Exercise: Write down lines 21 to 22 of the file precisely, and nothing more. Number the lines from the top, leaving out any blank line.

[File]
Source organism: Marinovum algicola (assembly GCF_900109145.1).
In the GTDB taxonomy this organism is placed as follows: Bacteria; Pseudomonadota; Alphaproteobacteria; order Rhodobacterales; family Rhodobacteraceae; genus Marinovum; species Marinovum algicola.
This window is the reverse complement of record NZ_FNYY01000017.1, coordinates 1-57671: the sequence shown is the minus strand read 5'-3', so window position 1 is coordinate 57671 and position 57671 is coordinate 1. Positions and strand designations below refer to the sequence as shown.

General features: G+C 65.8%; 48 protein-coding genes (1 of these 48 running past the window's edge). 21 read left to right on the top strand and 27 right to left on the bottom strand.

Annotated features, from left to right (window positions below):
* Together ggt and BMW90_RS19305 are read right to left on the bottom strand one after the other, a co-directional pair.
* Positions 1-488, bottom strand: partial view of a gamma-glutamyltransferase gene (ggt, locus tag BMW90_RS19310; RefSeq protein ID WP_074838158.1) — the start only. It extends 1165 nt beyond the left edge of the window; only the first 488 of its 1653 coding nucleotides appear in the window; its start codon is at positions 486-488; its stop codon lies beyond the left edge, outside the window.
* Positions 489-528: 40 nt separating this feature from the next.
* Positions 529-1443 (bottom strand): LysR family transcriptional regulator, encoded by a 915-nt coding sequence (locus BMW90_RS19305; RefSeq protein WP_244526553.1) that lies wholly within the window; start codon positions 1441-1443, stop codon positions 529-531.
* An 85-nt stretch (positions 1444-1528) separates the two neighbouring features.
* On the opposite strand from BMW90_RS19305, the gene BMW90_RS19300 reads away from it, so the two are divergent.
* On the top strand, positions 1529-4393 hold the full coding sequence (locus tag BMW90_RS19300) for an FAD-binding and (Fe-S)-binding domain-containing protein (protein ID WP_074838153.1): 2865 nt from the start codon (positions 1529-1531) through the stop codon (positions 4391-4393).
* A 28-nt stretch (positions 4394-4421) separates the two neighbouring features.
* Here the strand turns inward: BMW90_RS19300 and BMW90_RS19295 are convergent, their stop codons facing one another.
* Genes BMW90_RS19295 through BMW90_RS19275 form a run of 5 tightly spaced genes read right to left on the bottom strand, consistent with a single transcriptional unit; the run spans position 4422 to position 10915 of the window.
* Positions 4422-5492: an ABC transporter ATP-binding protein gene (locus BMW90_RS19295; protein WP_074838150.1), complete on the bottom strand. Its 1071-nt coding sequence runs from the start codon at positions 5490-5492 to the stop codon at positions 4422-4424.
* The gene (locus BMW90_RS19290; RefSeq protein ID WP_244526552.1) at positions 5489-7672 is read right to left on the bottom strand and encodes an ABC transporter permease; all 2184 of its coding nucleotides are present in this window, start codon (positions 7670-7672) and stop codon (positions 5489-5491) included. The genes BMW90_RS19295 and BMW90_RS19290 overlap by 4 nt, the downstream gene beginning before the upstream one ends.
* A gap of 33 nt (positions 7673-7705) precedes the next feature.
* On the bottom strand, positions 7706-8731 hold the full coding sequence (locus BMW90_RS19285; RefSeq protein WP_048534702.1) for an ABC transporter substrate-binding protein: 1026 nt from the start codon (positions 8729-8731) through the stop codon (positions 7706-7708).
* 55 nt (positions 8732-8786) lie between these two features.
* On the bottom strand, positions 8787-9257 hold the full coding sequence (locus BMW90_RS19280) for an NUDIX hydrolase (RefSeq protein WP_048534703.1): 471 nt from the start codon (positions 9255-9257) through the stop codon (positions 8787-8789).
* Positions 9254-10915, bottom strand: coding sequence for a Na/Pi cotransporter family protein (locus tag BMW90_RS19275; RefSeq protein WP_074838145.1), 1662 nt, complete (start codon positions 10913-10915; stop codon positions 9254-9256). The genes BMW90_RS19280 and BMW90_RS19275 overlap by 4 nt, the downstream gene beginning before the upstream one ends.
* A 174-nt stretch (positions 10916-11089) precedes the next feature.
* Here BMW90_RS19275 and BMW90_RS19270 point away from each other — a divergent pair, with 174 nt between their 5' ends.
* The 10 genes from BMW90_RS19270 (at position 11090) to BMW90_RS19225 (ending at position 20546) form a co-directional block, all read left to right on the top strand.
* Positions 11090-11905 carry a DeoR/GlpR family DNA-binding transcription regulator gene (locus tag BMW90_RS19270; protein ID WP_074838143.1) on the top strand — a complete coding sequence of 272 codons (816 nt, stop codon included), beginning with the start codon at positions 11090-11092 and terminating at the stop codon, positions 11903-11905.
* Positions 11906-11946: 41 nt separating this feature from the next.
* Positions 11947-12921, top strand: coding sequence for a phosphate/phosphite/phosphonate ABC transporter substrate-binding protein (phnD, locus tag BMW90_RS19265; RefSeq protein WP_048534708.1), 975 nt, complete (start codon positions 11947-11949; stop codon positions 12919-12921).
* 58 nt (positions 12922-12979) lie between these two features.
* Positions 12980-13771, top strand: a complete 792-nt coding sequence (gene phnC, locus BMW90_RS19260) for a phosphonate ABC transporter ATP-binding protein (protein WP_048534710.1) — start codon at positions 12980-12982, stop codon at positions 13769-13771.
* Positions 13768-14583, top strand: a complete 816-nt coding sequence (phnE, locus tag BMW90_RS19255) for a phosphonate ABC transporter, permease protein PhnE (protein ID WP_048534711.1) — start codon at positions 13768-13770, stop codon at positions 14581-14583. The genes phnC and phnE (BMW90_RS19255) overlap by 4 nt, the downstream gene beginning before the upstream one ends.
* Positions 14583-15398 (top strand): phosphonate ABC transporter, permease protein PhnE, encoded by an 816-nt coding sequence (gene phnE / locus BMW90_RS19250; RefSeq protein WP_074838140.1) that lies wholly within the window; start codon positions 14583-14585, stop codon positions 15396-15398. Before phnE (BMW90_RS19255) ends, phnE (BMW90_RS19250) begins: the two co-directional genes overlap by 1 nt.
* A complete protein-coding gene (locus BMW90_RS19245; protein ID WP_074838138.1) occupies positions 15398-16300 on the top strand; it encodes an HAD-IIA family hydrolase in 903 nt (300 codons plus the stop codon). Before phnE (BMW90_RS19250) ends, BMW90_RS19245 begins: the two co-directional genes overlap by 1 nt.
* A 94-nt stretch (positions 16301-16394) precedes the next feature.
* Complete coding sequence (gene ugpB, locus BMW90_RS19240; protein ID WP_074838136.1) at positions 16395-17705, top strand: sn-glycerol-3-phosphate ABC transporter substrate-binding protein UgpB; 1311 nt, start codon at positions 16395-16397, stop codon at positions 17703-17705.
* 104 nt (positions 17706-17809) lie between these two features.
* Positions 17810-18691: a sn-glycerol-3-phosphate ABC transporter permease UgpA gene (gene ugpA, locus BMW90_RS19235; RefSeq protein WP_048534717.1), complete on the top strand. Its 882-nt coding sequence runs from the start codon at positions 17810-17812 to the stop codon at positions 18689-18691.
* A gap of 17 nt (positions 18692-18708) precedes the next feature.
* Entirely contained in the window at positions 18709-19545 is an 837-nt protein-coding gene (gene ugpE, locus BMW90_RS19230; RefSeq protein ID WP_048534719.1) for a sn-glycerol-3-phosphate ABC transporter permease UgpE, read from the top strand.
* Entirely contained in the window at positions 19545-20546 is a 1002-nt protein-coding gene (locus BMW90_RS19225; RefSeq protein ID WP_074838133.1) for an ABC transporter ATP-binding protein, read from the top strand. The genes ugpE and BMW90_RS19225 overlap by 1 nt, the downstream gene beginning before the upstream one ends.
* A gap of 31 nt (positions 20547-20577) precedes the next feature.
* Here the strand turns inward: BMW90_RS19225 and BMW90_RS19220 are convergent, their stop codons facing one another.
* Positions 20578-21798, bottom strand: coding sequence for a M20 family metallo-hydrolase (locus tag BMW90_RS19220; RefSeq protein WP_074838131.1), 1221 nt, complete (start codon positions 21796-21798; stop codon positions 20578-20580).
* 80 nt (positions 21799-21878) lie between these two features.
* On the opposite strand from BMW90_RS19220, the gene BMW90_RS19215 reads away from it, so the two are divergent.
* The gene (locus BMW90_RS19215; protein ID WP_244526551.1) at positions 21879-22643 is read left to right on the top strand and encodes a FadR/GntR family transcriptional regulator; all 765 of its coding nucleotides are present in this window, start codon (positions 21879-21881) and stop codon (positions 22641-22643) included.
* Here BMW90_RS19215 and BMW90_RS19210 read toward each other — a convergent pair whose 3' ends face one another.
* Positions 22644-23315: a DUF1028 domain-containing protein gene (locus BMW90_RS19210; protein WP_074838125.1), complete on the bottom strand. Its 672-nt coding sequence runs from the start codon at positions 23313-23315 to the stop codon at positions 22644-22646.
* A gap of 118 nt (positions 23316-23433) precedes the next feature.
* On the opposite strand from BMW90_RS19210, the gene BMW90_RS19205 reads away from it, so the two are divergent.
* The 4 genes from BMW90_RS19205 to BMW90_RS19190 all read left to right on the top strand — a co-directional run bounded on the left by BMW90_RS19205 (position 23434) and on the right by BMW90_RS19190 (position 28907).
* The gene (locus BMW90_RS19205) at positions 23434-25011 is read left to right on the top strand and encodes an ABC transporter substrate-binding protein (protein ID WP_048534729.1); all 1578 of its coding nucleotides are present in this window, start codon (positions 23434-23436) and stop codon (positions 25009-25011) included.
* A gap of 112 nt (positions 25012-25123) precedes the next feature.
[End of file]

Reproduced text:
* On the bottom strand, positions 8787-9257 hold the full coding sequence (locus BMW90_RS19280) for an NUDIX hydrolase (RefSeq protein WP_048534703.1): 471 nt from the start codon (positions 9255-9257) through the stop codon (positions 8787-8789).
* Positions 9254-10915, bottom strand: coding sequence for a Na/Pi cotransporter family protein (locus tag BMW90_RS19275; RefSeq protein WP_074838145.1), 1662 nt, complete (start codon positions 10913-10915; stop codon positions 9254-9256). The genes BMW90_RS19280 and BMW90_RS19275 overlap by 4 nt, the downstream gene beginning before the upstream one ends.